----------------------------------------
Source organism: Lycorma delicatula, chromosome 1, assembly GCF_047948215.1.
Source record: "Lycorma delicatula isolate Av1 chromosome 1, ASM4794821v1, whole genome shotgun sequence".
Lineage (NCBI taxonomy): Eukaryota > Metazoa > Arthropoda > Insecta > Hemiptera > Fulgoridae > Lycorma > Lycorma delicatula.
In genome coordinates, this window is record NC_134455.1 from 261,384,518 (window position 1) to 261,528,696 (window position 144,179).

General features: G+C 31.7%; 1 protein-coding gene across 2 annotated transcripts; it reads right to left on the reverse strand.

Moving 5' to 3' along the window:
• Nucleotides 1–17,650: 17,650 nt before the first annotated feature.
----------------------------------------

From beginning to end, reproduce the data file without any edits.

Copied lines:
Source organism: Lycorma delicatula, chromosome 1, assembly GCF_047948215.1.
Source record: "Lycorma delicatula isolate Av1 chromosome 1, ASM4794821v1, whole genome shotgun sequence".
Lineage (NCBI taxonomy): Eukaryota > Metazoa > Arthropoda > Insecta > Hemiptera > Fulgoridae > Lycorma > Lycorma delicatula.
In genome coordinates, this window is record NC_134455.1 from 261,384,518 (window position 1) to 261,528,696 (window position 144,179).

General features: G+C 31.7%; 1 protein-coding gene across 2 annotated transcripts; it reads right to left on the reverse strand.

Moving 5' to 3' along the window:
• Nucleotides 1–17,650: 17,650 nt before the first annotated feature.